While it may seem like a strange idea, ‘January Blues’ is a real thing. Towards the end of the year when most people are tired and at the end of their tether, they look to the December break as a welcomed oasis after a long, hard year. But before they know it, the New Year is here and those feelings of fatigue creep back in. You may have even noticed it in the media, how when January 1st comes around, all of a sudden, adverts stop telling you to “overindulge” and start advising how to “better” your mind and body. Such a big shift in your story can make the start of the New Year stressful and tense, and it can even lead to its own kind of burnout along the way. So how do we pace ourselves in January, and not set ourselves up to fail? Here are some tips.

Don’t set unrealistic goals

Studies show that 80% of people who make New Year’s resolutions don’t keep them by February. While ambitiousness is a good trait, pushing yourself too far will only make you feel like you failed. It’s always better to write down a short list of smaller, more attainable goals. There is a bad attitude of “hustle” all around, so this might be easier said than done. But remember that everyone moves at their own pace. Try to avoid telling yourself to do too much at once, like going to the gym every day or reading 10 books a month, as these kinds of unrealistic expectations could set you up to fail mentally and physically. Rather find small, attainable things that you can realistically accomplish.

Plan your time better

A lot of people have a hard time accomplishing ordinary everyday tasks, so adding a new one in the mix can potentially throw you off. It can also be really hard to balance work, sleep, social life, healthy eating, and activities, so thinking carefully about how to realistically achieve these things feels important. Consider looking at your daily, weekly and monthly schedules and plan carefully. If you feel like something is unrealistic, lop it off the list. If you really want to do something in the year ahead, prioritise it. The important thing is to plan carefully and once again, not set yourself up for failure. 

Enjoy your time off

Often in January, we are all rearing to go. School starts, work amps up and before we know it, it’s May, June and July! Make sure the year doesn’t happen without you plotting in breaks along the way. Planned pauses are important to get you through each quarter. This doesn’t have to be a trip away, it can also be a long weekend where the computer is closed, or a week off with some girl friends. Consider mental breaks as well where you go off social media completely for 10 days or switch to reading fiction instead of the news for a few weeks. It’s not a bad thing to escape from reality every now and again and these planned pauses can become really enjoyable moments in the midst of a busy year.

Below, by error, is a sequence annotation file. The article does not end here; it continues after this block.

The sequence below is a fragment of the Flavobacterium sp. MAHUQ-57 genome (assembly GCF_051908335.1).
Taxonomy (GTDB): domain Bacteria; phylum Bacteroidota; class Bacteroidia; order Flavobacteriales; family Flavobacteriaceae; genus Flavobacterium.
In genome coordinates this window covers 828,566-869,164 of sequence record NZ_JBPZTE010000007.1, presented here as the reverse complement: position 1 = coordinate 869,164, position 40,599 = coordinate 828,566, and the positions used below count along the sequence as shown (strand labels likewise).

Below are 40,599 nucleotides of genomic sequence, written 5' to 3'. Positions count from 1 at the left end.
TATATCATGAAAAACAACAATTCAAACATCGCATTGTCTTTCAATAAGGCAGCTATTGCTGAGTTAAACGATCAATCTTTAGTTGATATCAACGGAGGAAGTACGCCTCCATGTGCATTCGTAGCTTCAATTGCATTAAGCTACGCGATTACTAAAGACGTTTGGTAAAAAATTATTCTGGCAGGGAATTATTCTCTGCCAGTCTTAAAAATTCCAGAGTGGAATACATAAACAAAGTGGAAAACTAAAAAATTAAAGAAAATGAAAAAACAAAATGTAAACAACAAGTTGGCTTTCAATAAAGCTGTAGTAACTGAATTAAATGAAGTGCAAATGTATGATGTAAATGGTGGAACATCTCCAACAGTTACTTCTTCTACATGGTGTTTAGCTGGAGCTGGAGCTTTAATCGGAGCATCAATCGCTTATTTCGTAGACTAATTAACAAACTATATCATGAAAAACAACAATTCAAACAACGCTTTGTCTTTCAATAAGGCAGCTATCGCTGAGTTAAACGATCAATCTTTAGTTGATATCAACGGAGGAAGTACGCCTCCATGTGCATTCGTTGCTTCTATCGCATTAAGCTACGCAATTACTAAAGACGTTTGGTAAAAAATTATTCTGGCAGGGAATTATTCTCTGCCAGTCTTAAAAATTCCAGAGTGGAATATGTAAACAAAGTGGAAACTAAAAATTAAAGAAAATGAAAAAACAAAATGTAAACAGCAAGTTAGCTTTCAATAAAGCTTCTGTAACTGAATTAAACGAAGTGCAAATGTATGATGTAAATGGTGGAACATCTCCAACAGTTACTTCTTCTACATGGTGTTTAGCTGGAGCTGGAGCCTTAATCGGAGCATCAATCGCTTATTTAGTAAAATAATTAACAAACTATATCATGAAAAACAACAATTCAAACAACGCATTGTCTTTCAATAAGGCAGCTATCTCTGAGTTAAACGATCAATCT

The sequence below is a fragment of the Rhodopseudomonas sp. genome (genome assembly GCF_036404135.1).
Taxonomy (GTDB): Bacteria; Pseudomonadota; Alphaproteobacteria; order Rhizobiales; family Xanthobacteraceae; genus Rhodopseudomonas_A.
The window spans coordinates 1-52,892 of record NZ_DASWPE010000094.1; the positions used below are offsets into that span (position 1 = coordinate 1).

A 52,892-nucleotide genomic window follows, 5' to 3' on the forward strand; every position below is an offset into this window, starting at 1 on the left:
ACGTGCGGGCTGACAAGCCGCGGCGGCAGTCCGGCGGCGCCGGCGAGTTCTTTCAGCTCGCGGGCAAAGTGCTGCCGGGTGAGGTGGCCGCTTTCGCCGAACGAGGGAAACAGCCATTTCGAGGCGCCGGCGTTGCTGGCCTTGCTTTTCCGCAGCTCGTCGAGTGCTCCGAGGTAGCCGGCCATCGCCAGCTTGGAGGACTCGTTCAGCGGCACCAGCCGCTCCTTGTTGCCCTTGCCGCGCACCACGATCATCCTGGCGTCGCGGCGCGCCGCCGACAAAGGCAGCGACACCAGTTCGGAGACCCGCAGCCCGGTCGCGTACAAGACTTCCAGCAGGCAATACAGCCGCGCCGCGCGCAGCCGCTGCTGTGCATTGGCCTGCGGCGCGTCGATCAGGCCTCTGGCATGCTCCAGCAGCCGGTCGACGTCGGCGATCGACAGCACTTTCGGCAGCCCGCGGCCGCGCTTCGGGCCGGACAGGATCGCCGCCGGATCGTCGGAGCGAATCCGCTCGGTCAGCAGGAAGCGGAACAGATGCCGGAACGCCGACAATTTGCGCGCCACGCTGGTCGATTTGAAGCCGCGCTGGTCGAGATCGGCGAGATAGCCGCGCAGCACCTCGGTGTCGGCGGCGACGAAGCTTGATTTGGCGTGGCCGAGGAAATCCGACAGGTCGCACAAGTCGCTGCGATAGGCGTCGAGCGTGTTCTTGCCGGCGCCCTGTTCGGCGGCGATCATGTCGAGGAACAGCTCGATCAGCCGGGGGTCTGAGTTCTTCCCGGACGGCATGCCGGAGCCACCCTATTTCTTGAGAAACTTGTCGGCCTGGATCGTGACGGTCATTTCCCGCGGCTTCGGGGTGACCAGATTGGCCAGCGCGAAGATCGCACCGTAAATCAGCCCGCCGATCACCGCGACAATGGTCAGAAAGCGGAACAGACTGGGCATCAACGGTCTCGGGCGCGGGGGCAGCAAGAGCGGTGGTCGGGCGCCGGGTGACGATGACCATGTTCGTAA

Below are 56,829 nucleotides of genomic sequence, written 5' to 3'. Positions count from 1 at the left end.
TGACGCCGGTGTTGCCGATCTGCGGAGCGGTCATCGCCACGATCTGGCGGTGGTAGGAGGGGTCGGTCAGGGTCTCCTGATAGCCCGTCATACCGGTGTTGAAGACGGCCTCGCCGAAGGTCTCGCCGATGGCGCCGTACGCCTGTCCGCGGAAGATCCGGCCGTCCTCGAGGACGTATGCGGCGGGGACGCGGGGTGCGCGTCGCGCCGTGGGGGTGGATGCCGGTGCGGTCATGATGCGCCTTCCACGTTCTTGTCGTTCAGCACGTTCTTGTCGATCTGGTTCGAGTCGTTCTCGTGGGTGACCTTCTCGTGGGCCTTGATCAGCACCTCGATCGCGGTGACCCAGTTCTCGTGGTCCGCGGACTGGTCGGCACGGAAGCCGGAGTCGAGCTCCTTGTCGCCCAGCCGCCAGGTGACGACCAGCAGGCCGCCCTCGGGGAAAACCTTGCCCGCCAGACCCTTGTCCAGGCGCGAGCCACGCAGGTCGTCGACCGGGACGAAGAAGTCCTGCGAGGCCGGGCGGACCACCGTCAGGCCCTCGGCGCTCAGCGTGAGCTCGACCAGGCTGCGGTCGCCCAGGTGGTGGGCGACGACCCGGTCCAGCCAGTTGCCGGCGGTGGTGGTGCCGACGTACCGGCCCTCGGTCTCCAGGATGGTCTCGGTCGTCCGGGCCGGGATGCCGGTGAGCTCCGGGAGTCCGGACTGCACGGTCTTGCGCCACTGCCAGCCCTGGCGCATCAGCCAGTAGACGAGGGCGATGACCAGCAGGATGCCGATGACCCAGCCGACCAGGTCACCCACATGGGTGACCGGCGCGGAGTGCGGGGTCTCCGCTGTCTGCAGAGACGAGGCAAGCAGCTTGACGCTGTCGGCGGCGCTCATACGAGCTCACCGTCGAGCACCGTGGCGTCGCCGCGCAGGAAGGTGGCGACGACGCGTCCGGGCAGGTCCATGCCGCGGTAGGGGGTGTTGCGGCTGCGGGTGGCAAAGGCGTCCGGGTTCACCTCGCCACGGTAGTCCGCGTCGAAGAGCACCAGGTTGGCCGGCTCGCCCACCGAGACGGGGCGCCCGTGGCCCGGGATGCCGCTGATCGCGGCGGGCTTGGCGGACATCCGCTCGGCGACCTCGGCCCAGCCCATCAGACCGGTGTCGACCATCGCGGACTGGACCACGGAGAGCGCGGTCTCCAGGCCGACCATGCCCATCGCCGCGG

Keep in touch with family and friends

We get it, the year is often an avalanche of commitments and it can often be difficult to carve out an hour for coffee with a friend. How about setting that up before things get too hectic? Start a whatsapp group with your girlfriends, and in January, select 6 dates in your diary – scattered over the next 12 months – when you can all get together for a glass of wine, dinner or a walk. This is not just a nice-to-have. Studies show that withdrawing from society can lead to a steady emotional decline and so it’s really important that you create time for moments with the people who really matter to you.

Speak to a professional

If January feels hard and the next few months feel even harder, don’t wait. Find a professional who you can speak to in order to understand why the year is already feeling too much. There is absolutely nothing wrong with needing help and often feelings of anxiety are a little red flag pointing to some unfulfilled need that isn’t being met. You owe it to yourself to find out what that is. 

The bottom line

January burn-out is a real thing that can creep up on you and catch you off guard. The last thing you want is to begin the New Year on the backfoot. So setting realistic goals, carving out moments to pause, and reaching out for support are some simple ways that can make a significant difference in the year ahead. 

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